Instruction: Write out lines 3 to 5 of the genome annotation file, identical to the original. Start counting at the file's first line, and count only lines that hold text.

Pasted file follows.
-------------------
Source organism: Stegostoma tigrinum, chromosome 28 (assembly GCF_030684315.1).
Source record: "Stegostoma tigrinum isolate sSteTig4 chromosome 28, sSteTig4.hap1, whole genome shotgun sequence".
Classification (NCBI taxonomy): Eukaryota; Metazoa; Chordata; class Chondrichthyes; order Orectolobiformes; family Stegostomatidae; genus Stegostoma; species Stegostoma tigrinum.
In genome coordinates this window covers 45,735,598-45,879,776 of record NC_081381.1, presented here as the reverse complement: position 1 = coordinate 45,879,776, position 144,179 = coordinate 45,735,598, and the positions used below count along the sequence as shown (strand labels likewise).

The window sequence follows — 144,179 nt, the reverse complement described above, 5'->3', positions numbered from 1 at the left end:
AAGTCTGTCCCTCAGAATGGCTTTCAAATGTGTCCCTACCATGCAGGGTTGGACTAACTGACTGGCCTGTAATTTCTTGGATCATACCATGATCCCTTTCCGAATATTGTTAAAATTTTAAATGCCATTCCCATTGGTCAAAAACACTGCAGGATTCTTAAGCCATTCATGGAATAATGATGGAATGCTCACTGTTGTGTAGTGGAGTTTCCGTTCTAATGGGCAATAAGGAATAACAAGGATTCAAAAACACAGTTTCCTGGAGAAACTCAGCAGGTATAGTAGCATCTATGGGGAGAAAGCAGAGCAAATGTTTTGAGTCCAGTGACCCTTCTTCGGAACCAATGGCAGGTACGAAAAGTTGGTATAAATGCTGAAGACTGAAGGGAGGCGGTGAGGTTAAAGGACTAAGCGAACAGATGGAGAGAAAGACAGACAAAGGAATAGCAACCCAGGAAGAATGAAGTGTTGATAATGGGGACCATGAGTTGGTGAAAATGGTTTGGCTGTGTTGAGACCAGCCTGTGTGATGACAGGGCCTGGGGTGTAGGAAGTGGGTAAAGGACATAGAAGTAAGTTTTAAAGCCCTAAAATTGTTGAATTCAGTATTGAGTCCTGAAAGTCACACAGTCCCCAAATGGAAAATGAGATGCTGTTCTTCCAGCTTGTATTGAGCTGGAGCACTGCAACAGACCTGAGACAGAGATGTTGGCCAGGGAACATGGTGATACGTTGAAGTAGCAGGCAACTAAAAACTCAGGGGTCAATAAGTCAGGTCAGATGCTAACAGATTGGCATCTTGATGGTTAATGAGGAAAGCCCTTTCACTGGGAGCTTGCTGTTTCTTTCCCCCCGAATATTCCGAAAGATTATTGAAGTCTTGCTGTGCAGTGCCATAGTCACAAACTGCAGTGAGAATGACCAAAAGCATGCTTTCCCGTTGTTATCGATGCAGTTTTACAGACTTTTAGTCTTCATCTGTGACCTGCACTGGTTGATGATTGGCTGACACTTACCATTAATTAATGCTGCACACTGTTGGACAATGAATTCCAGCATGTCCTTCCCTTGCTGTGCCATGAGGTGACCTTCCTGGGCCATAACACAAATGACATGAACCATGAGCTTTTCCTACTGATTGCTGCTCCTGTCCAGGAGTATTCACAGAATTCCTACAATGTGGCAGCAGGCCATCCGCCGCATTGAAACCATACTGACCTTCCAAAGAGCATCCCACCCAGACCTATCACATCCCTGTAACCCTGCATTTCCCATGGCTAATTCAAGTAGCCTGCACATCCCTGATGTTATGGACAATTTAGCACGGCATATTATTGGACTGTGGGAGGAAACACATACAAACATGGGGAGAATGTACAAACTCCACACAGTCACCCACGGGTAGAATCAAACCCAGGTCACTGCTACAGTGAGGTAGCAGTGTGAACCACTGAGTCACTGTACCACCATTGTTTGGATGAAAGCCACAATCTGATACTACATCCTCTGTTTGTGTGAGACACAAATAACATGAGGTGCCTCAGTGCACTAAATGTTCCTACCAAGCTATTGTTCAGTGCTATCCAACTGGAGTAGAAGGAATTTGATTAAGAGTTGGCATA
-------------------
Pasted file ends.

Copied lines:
Classification (NCBI taxonomy): Eukaryota; Metazoa; Chordata; class Chondrichthyes; order Orectolobiformes; family Stegostomatidae; genus Stegostoma; species Stegostoma tigrinum.
In genome coordinates this window covers 45,735,598-45,879,776 of record NC_081381.1, presented here as the reverse complement: position 1 = coordinate 45,879,776, position 144,179 = coordinate 45,735,598, and the positions used below count along the sequence as shown (strand labels likewise).

The window sequence follows — 144,179 nt, the reverse complement described above, 5'->3', positions numbered from 1 at the left end: